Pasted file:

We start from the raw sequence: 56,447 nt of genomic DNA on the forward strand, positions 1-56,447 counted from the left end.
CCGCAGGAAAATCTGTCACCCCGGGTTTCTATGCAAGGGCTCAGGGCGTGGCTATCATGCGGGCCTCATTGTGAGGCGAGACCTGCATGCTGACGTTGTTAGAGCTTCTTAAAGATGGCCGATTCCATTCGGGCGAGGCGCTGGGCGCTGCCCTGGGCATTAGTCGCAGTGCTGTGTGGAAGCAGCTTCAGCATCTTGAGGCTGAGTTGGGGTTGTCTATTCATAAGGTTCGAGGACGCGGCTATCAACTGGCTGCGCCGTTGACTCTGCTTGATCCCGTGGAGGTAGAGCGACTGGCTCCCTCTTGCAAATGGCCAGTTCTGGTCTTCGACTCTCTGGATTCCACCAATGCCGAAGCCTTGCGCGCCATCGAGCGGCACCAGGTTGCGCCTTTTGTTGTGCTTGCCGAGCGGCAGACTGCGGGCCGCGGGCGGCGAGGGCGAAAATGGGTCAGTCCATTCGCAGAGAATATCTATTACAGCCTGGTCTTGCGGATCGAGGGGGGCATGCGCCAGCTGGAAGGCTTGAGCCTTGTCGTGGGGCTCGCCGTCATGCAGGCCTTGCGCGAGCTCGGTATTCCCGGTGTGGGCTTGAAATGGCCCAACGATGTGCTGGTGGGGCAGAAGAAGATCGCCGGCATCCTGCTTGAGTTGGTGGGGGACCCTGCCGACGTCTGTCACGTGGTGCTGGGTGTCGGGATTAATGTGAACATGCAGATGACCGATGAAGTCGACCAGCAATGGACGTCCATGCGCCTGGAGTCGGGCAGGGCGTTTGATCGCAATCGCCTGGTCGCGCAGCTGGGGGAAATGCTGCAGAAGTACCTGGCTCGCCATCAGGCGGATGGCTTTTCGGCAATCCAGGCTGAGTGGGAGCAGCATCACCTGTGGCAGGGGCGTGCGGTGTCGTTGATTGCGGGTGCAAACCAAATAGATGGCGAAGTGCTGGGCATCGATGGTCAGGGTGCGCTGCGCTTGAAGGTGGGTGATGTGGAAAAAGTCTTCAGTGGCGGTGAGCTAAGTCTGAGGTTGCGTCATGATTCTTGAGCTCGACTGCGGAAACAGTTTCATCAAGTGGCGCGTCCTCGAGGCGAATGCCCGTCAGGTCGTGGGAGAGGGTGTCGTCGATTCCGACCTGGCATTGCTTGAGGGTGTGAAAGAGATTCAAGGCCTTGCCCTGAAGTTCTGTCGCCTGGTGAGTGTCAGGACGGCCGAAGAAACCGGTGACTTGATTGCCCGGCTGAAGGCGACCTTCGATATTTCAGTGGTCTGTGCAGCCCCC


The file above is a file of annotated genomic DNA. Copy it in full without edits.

We start from the raw sequence: 56,447 nt of genomic DNA on the forward strand, positions 1-56,447 counted from the left end.
CCGCAGGAAAATCTGTCACCCCGGGTTTCTATGCAAGGGCTCAGGGCGTGGCTATCATGCGGGCCTCATTGTGAGGCGAGACCTGCATGCTGACGTTGTTAGAGCTTCTTAAAGATGGCCGATTCCATTCGGGCGAGGCGCTGGGCGCTGCCCTGGGCATTAGTCGCAGTGCTGTGTGGAAGCAGCTTCAGCATCTTGAGGCTGAGTTGGGGTTGTCTATTCATAAGGTTCGAGGACGCGGCTATCAACTGGCTGCGCCGTTGACTCTGCTTGATCCCGTGGAGGTAGAGCGACTGGCTCCCTCTTGCAAATGGCCAGTTCTGGTCTTCGACTCTCTGGATTCCACCAATGCCGAAGCCTTGCGCGCCATCGAGCGGCACCAGGTTGCGCCTTTTGTTGTGCTTGCCGAGCGGCAGACTGCGGGCCGCGGGCGGCGAGGGCGAAAATGGGTCAGTCCATTCGCAGAGAATATCTATTACAGCCTGGTCTTGCGGATCGAGGGGGGCATGCGCCAGCTGGAAGGCTTGAGCCTTGTCGTGGGGCTCGCCGTCATGCAGGCCTTGCGCGAGCTCGGTATTCCCGGTGTGGGCTTGAAATGGCCCAACGATGTGCTGGTGGGGCAGAAGAAGATCGCCGGCATCCTGCTTGAGTTGGTGGGGGACCCTGCCGACGTCTGTCACGTGGTGCTGGGTGTCGGGATTAATGTGAACATGCAGATGACCGATGAAGTCGACCAGCAATGGACGTCCATGCGCCTGGAGTCGGGCAGGGCGTTTGATCGCAATCGCCTGGTCGCGCAGCTGGGGGAAATGCTGCAGAAGTACCTGGCTCGCCATCAGGCGGATGGCTTTTCGGCAATCCAGGCTGAGTGGGAGCAGCATCACCTGTGGCAGGGGCGTGCGGTGTCGTTGATTGCGGGTGCAAACCAAATAGATGGCGAAGTGCTGGGCATCGATGGTCAGGGTGCGCTGCGCTTGAAGGTGGGTGATGTGGAAAAAGTCTTCAGTGGCGGTGAGCTAAGTCTGAGGTTGCGTCATGATTCTTGAGCTCGACTGCGGAAACAGTTTCATCAAGTGGCGCGTCCTCGAGGCGAATGCCCGTCAGGTCGTGGGAGAGGGTGTCGTCGATTCCGACCTGGCATTGCTTGAGGGTGTGAAAGAGATTCAAGGCCTTGCCCTGAAGTTCTGTCGCCTGGTGAGTGTCAGGACGGCCGAAGAAACCGGTGACTTGATTGCCCGGCTGAAGGCGACCTTCGATATTTCAGTGGTCTGTGCAGCCCCC